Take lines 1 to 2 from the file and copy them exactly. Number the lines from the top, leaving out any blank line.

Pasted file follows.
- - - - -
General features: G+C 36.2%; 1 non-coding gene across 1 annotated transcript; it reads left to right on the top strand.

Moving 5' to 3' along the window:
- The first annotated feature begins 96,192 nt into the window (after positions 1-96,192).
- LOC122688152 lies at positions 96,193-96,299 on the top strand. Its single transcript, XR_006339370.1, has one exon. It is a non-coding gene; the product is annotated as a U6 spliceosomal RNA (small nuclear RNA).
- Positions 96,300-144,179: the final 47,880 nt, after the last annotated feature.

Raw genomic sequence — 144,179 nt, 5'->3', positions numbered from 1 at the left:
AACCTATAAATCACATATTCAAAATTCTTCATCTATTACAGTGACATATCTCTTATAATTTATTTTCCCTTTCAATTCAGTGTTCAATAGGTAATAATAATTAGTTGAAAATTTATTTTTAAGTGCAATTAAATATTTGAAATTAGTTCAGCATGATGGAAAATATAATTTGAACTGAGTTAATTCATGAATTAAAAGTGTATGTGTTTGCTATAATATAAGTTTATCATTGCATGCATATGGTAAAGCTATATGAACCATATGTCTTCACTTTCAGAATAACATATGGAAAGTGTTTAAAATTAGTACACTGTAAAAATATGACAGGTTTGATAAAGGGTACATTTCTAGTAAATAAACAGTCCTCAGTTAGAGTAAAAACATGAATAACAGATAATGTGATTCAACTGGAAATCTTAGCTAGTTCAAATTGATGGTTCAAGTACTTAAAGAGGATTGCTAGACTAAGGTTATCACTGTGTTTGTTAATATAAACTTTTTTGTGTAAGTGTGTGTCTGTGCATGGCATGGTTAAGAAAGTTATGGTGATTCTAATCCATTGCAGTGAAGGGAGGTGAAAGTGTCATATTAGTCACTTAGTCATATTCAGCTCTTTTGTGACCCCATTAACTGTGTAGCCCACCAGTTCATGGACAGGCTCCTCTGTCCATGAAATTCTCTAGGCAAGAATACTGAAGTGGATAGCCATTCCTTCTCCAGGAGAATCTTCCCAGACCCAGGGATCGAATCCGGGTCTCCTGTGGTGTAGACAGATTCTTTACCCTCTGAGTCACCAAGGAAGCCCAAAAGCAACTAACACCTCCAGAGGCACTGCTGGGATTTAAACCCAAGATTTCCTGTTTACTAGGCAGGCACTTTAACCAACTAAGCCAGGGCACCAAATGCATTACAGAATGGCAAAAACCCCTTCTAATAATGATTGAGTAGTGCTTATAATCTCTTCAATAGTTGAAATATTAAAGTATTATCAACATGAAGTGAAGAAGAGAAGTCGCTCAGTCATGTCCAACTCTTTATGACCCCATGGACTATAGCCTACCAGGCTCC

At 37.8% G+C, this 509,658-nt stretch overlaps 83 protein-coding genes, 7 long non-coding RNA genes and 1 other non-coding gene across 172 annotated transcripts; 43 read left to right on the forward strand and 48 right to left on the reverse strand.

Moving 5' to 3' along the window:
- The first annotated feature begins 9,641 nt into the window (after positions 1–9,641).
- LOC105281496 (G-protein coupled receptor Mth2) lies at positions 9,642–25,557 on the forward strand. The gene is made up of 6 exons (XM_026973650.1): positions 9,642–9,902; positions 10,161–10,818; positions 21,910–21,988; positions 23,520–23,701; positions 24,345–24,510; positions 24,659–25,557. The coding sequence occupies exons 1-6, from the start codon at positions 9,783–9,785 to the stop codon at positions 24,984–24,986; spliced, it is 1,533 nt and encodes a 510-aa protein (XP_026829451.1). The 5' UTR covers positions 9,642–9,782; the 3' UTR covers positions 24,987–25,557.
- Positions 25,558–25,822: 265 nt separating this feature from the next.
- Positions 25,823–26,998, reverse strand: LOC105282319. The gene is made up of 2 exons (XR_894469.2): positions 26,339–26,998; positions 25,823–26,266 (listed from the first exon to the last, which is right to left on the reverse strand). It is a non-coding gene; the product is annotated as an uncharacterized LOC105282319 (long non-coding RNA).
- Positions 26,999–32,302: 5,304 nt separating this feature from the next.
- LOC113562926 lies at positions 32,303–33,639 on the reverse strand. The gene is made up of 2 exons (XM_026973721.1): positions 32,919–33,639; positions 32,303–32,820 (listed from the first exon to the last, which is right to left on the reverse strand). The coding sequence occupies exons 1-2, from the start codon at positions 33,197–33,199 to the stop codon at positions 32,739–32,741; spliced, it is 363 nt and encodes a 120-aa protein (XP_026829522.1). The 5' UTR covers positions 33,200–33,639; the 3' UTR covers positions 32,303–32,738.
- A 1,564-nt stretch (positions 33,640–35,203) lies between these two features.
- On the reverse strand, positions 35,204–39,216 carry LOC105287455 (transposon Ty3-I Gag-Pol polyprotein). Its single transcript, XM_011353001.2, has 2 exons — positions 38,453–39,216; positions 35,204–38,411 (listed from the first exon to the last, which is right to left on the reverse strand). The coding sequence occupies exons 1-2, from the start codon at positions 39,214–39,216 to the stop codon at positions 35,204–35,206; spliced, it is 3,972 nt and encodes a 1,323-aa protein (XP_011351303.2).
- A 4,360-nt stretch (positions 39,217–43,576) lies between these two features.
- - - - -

General features: G+C 36.2%; 1 non-coding gene across 1 annotated transcript; it reads left to right on the top strand.

Moving 5' to 3' along the window: